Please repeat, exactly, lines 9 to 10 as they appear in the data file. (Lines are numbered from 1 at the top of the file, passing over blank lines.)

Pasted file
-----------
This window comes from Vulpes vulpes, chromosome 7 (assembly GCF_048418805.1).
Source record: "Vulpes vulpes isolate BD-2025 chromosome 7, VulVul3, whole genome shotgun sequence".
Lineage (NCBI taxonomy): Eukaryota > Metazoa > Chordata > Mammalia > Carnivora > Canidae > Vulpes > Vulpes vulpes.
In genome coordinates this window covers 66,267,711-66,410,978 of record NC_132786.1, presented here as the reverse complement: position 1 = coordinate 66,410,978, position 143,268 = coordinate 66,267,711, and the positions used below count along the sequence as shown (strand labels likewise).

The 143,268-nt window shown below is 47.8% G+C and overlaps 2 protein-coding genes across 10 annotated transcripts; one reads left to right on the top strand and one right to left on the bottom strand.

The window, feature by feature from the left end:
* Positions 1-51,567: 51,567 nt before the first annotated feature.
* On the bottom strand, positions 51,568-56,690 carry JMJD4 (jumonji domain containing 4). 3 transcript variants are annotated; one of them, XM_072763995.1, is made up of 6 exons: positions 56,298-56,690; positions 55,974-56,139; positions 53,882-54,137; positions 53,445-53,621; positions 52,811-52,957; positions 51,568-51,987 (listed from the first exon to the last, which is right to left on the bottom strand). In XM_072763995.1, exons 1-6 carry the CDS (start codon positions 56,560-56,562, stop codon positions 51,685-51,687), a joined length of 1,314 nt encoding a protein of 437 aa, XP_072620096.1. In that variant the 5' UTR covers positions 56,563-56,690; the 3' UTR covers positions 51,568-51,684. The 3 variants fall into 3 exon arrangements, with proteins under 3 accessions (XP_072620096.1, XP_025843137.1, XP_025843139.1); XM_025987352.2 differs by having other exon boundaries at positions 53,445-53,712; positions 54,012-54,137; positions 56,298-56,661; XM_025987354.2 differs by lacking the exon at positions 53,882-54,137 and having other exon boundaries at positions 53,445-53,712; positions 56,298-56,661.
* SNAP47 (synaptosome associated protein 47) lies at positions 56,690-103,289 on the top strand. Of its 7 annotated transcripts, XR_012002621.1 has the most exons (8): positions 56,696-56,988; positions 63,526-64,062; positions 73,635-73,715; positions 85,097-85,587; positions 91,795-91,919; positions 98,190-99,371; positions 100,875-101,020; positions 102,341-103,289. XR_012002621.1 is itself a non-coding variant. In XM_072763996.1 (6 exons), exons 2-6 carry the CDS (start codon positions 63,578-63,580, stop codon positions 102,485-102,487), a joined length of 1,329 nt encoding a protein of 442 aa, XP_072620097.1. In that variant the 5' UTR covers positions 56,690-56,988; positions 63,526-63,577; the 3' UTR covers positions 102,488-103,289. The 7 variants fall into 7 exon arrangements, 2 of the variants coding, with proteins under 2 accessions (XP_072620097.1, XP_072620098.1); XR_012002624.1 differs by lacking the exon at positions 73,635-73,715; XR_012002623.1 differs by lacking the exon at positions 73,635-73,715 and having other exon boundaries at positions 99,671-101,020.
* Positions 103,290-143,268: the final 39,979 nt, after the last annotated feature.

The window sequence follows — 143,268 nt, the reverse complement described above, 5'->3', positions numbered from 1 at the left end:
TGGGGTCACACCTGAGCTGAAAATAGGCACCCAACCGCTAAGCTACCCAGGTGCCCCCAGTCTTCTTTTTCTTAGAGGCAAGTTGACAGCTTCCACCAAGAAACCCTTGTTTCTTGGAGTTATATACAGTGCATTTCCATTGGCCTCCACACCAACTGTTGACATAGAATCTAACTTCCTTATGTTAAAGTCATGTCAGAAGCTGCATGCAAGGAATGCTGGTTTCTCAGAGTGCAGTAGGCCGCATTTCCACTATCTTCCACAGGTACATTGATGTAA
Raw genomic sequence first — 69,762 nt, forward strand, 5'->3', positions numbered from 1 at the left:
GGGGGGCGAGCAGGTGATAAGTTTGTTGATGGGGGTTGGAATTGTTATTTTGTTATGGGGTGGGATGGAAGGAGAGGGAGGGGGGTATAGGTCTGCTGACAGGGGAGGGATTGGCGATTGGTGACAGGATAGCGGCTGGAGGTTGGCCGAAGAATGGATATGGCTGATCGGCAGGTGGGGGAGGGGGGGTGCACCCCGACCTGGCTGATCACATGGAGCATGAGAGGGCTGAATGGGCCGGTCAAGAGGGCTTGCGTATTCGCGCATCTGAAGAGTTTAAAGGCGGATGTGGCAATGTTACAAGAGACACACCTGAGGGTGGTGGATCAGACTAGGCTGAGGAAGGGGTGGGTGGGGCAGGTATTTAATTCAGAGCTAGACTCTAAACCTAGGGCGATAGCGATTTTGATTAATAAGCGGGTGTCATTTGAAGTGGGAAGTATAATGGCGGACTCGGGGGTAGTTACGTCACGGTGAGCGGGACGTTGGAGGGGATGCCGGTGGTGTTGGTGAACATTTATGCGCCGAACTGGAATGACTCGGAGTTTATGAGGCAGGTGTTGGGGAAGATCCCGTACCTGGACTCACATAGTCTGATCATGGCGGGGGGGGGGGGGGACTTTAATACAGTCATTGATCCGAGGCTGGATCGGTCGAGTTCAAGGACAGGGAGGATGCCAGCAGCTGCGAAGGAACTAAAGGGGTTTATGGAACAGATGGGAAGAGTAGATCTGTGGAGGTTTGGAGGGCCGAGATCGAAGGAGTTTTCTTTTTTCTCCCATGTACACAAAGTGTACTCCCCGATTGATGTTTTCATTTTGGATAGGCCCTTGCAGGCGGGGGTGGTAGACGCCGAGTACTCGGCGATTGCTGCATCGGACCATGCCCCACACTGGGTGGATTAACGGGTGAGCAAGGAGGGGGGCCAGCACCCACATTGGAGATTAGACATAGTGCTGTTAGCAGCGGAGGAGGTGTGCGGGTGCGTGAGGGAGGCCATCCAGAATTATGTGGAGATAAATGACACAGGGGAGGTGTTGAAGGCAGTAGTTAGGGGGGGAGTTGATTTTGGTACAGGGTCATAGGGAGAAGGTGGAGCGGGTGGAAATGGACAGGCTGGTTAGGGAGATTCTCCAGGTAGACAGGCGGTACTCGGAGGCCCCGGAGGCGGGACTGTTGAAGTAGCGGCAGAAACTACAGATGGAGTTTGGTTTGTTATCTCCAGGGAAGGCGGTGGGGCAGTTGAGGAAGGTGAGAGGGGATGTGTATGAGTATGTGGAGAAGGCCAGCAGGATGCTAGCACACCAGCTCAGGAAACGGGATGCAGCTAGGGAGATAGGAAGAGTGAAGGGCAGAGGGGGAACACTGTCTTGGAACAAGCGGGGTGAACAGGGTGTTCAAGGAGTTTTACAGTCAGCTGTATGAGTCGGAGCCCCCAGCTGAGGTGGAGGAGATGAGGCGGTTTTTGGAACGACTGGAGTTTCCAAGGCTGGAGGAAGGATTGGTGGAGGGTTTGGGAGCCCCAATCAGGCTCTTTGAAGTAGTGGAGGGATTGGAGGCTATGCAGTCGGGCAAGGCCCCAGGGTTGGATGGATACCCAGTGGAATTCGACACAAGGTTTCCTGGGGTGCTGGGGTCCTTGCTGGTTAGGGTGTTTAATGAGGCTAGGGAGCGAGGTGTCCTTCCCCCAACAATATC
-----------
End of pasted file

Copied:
* SNAP47 (synaptosome associated protein 47) lies at positions 56,690-103,289 on the top strand. Of its 7 annotated transcripts, XR_012002621.1 has the most exons (8): positions 56,696-56,988; positions 63,526-64,062; positions 73,635-73,715; positions 85,097-85,587; positions 91,795-91,919; positions 98,190-99,371; positions 100,875-101,020; positions 102,341-103,289. XR_012002621.1 is itself a non-coding variant. In XM_072763996.1 (6 exons), exons 2-6 carry the CDS (start codon positions 63,578-63,580, stop codon positions 102,485-102,487), a joined length of 1,329 nt encoding a protein of 442 aa, XP_072620097.1. In that variant the 5' UTR covers positions 56,690-56,988; positions 63,526-63,577; the 3' UTR covers positions 102,488-103,289. The 7 variants fall into 7 exon arrangements, 2 of the variants coding, with proteins under 2 accessions (XP_072620097.1, XP_072620098.1); XR_012002624.1 differs by lacking the exon at positions 73,635-73,715; XR_012002623.1 differs by lacking the exon at positions 73,635-73,715 and having other exon boundaries at positions 99,671-101,020.
* Positions 103,290-143,268: the final 39,979 nt, after the last annotated feature.